I moved, or more appropriately had military orders, to Camp Pendleton in 1982. This southern California Marine Corps base was my chance to experience the world whereThe Doors had lived and played in. Instead Oceanside, California and Los Angles were in full punk swing, and The Doors were a cultural has been. Safety pins, giant mohawks, and kids trading patches were the in thing. Weekend mornings one would find plenty of passed out punks on the beaches since Southern California lacked the squatter buildings of the UK and the cheap grungy apartments of New York City. My experience with punk before going west was from the New York area that made it to Cleveland radio and pulp rock magazines– Lou Reed, Patti Smith, The New York Dolls, The Ramones, and The Dead Boys.
L.A. Punk was something entirely different from the New York scene, and I will admit it took me a long time to recognize it as something other than a distraction to rock music (with the notable exception of The Dead Kennedys). John Doe of “X” edits a history of the LA Punk Music using musicians and players of the scene. Some people bands are still active like Henry Rollins and Social Distortion. Others were the commercial high point of the movement like the GoGos. Most, however, were people that moved from band to band or simply bands that had their moments and passed on but leaving their mark. The use of first-hand accounts recreate the era better than a history and include that personal feeling that is often lost in editing. LA Punk is often overshadowed by the rise of 80s metal and good times rock of bands like Van Halen. The decadence of the 80s overtook the anti-establishment of the punk movement. Punk, too, was more interested in the message than being commercially viable. The economy silenced the message and viability limited radio exposure. It did create a ruckus in its run.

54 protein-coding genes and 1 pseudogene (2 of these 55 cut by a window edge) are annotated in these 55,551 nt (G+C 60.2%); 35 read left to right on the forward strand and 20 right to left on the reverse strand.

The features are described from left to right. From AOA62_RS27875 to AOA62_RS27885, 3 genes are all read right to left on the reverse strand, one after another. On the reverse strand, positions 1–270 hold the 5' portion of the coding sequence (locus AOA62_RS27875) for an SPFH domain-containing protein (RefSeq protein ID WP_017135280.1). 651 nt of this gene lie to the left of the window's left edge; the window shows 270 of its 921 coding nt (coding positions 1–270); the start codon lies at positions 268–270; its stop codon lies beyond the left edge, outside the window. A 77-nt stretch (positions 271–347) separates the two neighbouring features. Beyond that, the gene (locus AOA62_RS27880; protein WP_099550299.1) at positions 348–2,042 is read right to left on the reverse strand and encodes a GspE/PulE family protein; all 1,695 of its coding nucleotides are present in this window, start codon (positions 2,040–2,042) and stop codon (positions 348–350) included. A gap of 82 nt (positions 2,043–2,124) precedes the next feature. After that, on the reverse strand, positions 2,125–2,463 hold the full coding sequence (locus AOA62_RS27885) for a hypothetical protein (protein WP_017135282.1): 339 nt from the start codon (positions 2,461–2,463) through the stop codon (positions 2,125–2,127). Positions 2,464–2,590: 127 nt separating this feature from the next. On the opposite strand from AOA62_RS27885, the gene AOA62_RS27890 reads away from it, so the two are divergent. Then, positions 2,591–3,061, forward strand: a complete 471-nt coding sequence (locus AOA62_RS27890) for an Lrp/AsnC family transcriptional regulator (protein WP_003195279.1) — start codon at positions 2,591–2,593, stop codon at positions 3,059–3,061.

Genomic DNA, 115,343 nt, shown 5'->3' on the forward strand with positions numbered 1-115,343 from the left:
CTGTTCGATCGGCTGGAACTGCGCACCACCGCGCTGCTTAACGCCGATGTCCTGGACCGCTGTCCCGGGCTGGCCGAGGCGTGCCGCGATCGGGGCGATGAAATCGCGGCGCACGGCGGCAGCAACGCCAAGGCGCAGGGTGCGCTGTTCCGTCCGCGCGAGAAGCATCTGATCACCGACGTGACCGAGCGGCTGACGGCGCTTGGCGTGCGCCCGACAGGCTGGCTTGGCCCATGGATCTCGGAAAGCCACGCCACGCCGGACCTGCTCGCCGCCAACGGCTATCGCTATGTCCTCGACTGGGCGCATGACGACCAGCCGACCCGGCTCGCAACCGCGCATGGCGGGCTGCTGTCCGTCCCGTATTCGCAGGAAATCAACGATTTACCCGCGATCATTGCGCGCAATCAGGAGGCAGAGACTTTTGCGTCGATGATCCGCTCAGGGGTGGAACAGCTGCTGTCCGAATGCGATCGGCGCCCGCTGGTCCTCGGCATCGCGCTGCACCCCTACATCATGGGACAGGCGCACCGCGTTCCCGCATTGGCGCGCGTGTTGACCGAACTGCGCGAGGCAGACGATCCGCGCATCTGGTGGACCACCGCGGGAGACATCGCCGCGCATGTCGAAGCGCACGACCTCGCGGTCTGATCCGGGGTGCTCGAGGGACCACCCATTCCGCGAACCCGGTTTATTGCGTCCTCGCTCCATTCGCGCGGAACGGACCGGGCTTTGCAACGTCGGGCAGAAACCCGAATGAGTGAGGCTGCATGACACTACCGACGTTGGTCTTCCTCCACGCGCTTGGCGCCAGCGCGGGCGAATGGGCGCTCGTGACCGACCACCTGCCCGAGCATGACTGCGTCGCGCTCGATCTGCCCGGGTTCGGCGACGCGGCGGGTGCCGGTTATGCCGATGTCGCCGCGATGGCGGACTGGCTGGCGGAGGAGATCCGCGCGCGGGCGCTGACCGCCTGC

John Doe and Tom DeSavia create the first-hand history on par with Leggs McNeil’s Please Kill Me: The Uncensored Oral History of Punk. Very well done.